Science, Politics and Dam Deconstruction in the Klamath Basin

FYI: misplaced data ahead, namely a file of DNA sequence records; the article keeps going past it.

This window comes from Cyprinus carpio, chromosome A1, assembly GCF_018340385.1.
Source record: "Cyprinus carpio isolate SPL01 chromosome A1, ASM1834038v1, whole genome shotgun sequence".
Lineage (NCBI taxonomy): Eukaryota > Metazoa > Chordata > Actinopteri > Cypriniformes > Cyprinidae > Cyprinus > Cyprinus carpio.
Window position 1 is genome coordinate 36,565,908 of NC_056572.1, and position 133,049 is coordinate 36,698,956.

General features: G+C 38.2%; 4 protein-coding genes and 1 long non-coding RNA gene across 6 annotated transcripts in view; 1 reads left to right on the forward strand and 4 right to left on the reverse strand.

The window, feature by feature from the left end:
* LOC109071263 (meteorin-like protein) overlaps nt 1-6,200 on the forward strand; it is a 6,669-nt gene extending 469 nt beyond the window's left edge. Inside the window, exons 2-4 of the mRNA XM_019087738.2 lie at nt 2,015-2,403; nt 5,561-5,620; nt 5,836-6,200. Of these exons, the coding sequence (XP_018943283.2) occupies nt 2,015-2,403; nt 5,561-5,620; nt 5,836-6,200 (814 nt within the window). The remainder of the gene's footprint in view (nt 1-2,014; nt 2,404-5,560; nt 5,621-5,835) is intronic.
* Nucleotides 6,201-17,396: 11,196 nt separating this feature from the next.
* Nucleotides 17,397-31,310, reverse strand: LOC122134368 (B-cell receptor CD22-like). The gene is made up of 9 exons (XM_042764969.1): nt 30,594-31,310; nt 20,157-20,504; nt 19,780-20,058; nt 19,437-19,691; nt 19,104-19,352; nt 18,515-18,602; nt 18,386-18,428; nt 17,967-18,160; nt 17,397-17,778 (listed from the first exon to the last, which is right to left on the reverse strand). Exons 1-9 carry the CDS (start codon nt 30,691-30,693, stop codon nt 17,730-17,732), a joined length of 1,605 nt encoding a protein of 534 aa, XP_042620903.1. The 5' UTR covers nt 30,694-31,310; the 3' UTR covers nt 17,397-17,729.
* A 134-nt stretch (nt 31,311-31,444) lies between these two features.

Current federal environmental issues are typically addressed using environmental legislation like the National Environmental Policy Act (NEPA). In this paper I claim that that the NEPA framework does not adequately take into account the nuances and interdisciplinary of environmental dilemmas and therefore is incapable of providing solutions to environmental problems. I contend that the NEPA process is based on classic understandings of nature and society, facts and values, and science and politics as necessarily separate, and that this perception needs to be altered. Disavowing these binaries will enable current solution making frameworks to relinquish a heavy reliance on empirical and fact-based disinterested discourses and incorporate interested discourses more rigorously into the policymaking process. Using a theoretical framework from Bruno Latour to re-imagine the NEPA process, I argue that political ecology theory can play an active role in policy debate and that the possibility of innovation exists even in entrenched and complex federal systems.